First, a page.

35 Tables with Different Cell Spacing Values Different cell spacing values and a table’s appearance

36 Cell Padding To control the space between the table text and the cell borders, add the cell padding attribute to the table tag The syntax for this attribute is: … –value is the distance from the table text to the cell border, as measured in pixels –the default cell padding value is 1 pixel Cell padding refers to the space within the cells

37 Tables with Different Cell Padding Values The effect of changing the cell padding value for a table

38 Working with Table and Cell Size The size of a table is determined by the text it contains in its cells By default, HTML places text on a single line As you add text in a cell, the width of the column and table expands to the edge of the page –once the page edge is reached, the browser reduces the size of the remaining columns to keep the text to a single line You can insert a line break, paragraph or heading tag within a cell

39 Working with Table and Cell Size When the browser can no longer increase or decrease the size of the column and table it wraps the text to a second line As more text is added, the height of the table expands to accommodate the additional text It is important to manually define the size of the table cells and the table as a whole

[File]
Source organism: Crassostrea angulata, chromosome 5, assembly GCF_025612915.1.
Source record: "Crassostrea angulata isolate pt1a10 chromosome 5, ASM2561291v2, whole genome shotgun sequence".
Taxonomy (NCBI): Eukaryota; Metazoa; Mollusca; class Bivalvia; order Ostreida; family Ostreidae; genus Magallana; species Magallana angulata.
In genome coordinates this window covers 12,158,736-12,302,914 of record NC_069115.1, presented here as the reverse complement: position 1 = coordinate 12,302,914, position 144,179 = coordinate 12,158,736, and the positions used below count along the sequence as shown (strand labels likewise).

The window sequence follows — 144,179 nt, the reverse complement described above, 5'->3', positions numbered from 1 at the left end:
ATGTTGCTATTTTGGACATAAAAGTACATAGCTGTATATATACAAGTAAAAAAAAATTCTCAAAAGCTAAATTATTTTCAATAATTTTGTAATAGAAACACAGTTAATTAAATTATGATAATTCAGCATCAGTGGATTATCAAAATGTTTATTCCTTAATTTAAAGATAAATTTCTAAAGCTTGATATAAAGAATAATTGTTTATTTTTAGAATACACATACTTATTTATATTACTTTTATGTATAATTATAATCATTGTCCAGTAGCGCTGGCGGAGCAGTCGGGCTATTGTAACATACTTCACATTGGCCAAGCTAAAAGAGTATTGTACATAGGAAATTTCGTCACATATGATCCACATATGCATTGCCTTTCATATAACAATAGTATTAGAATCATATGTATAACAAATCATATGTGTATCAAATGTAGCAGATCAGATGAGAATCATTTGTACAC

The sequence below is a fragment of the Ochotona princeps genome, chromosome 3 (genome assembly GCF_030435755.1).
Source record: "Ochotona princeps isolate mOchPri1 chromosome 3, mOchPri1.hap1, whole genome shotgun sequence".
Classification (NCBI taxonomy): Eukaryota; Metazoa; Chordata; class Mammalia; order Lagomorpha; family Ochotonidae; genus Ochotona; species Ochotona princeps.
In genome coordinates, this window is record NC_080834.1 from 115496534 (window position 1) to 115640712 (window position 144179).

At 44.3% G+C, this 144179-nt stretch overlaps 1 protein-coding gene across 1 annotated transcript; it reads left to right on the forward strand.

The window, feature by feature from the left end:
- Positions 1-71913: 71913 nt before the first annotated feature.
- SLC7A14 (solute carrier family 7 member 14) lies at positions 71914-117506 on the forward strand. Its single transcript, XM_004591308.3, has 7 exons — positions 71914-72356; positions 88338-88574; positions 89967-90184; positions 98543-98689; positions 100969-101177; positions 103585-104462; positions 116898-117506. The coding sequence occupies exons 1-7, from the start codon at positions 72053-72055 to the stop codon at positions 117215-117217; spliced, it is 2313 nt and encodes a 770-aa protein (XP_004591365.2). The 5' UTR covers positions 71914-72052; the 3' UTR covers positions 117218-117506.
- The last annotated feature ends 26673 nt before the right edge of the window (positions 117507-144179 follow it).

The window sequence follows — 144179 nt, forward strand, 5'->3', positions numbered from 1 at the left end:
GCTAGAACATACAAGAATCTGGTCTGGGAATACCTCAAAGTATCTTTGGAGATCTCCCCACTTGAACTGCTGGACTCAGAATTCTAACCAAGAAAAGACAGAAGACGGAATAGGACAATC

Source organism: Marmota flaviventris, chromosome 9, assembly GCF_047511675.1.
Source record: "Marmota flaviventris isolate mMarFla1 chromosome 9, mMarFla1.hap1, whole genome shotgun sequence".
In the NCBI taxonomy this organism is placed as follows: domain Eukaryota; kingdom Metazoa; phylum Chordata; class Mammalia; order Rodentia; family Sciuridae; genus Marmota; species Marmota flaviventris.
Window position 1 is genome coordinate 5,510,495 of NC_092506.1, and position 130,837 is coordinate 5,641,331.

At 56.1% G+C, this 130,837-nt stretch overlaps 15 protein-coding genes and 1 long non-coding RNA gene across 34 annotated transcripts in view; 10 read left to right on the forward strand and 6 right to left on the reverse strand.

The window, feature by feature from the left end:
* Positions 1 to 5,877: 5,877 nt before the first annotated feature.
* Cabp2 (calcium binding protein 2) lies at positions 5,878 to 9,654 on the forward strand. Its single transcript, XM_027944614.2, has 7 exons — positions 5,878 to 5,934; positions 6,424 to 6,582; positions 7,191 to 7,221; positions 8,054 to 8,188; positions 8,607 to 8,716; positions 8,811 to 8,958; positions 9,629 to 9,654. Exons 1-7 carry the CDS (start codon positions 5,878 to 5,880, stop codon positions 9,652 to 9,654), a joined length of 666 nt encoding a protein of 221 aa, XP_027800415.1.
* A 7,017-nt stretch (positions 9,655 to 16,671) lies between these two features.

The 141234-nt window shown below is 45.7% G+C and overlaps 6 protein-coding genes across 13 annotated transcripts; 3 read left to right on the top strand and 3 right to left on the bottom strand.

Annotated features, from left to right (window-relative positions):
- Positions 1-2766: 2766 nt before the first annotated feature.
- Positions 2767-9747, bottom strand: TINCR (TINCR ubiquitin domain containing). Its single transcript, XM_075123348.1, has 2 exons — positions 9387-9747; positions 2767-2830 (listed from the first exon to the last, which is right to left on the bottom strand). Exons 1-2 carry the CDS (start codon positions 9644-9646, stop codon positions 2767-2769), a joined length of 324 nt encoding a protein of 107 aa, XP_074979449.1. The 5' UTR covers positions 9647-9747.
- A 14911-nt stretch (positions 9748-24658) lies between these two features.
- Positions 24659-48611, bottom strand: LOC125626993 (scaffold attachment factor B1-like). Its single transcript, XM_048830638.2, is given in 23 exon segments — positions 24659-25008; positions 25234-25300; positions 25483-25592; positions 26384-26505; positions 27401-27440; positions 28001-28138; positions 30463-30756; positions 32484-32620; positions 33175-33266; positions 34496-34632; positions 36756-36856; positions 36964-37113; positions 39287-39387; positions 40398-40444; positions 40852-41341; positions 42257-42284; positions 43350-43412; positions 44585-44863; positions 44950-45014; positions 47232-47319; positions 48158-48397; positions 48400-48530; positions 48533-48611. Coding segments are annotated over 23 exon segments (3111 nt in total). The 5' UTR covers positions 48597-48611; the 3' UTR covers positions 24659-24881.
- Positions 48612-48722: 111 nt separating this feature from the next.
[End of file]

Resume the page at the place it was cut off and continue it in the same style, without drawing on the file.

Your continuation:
40 Defining the Table Size The syntax for specifying the table size is: –size is the width and height of the table as measured in pixels or as a percentage of the display area To create a table whose height is equal to the entire height of the display area, enter the attribute height=“100%” If you specify an absolute size for a table in pixels, its size remains constant, regardless of the browser or monitor settings used Remember that some monitors display Web pages at a resolution of 640 by 480 pixels